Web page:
Sure this is too small a sample to be definitive, but throughout Ahman Green's career, one thing has been definitive - he consistently gains positive yardage. Consistency that Ryan Grant does not have. Green is rarely stopped for no gain or a loss. He finds a way to make something out of nothing. Consistently.

Of Ahman Green I say, "Give him the damn ball".


You can find more of Jersey Al Bracco’s articles on several sports websites: Jersey Al’s Blog, Packer Chatters , Packers Lounge, NFL Touchdown and Bleacher Report. Al is the Green Bay Packers Draft Correspondent for

You can also follow Jersey Al on facebook and twitter.

Thursday, December 3, 2009

Packers Vs. Ravens: Q & A With Ravens Writer And Author John Eisenberg

As the Green Bay Packers prepare to meet the Baltimore Ravens on Monday Night, I felt the need to get the inside scoop on the Ravens from someone in the know. I was fortunate to have the opportunity to interview John Eisenberg, a long-time Baltimore sportswriter and author of seven sports books. John is currently employed by the Ravens organization, writing a regular column for the official team web site.

Also of great interest to Packers fans is John's latest book, "That First Season", about the 1959 Green Bay Packers. Based on new interviews with people who were there, the book recounts how Vince Lombardi came to Green Bay and transformed a downtrodden organization into one of the NFL's greatest dynasties. More about the book later, but first lets get to my question and answer session with John Eisenberg.

Al: Thinking about this Packers - Ravens matchup, I have this uneasy feeling that the Ravens are a team ready to break out with a big game. Looking at the Ravens' record, one thing stands out. The Ravens' 5 losses have come to teams with a combined record of 44-10. The average margin of loss in those games was 4.6 points. Are the Ravens a very good team ready to explode on the unsuspecting Packers?

John: The Ravens are indeed a dangerous team. I don't think anyone relishes playing them. They hit hard and play close games. A couple of late-game gaffes, including a missed field goal by a kicker no longer with them, have kept them from being 8-3 or even better. Having said that, they're also one of the most penalized teams in the league, they've been prone to make key mistakes, and most importantly, their defense, long one of the game's best, is not playing at the same level this year -- still solid but more yielding against both the run and pass. I don't think they will explode on the Packers. And I don't think the Packers are unsuspecting -- they have seen the films of all these brutal games the Ravens play in their division with Pittsburgh and Cincy. I would expect a close, hard-nosed game.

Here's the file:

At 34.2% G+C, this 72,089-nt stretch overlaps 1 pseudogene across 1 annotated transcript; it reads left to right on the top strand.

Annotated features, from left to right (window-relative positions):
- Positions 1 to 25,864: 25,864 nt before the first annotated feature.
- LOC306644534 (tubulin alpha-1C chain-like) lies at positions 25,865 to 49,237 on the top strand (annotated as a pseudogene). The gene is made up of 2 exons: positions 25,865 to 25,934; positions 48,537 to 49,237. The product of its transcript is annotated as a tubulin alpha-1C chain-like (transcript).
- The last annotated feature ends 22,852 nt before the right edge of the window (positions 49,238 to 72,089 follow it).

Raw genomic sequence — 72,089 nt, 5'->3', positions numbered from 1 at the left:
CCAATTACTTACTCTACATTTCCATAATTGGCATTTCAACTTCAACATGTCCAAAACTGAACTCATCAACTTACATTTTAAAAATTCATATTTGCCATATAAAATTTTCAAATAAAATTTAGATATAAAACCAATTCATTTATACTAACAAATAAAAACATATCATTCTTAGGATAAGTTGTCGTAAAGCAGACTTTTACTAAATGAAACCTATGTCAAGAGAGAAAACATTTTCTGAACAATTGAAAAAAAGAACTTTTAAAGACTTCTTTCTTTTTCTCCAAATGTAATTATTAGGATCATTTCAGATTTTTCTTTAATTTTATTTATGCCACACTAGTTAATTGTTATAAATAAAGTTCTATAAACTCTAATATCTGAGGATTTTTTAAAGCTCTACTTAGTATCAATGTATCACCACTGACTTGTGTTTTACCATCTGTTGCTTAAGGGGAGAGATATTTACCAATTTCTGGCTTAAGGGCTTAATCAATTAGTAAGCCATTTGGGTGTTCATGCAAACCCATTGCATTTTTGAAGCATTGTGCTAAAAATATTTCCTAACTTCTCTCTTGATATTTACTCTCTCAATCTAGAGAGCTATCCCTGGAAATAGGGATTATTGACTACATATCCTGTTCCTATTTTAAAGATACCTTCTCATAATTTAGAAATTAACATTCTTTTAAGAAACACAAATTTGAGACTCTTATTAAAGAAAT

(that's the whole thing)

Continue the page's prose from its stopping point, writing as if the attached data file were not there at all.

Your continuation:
Al: Joe Flacco can expect to see plenty of blitzing from the Packers defense. How would you say he has handled teams that try to rattle him in that way?

John: The Vikings had a lot of luck early in their game with the Ravens by blitzing Flacco. And Pittsburgh had some success last week. Flacco is just in his second year and is still learning about reading defenses and coverages -- sometimes his youth shows. But he is a big guy and not afraid to take a hit. A warning, he gets up and comes back at you. The Vikings had him on the ropes and he directed a huge rally in the fourth quarter and had the game won until Steve Hauschka missed the 44-yard kick -- in a dome, unforgivable. Flaaco's biggest problem right now is a sore ankle that is hampering his mobility and also his throwing mechanics.

Al: The Ravens brought in kicker Billy Cundiff two weeks ago. He has made an immediate impact, making 5 out of 6 field goals against Indianapolis and then kicked a game winner in OT against the Steelers. How much were the Ravens affected by missed field goals in their five losses?

John: Cundiff has provided stability, which the Ravens needed. They took a big gamble and failed by not bringing back Matt Stover, a superb kicker who was getting old but still had it. They thought Hauschka could step in with a huge leg, but he was a kid (24) and he crumbled under the pressure. The miss in Minnesota was devastating, and he missed a couple of other key kicks before the Ravens cut him. It is not impossible that Cundiff could eventually struggle, too, but he looks good so far.

Al: Ravens fans have been very critical of head coach John Harbaugh, much like Packer fans were of Mike McCarthy earlier this season. Do you feel he's being out coached during games and is the criticism warranted?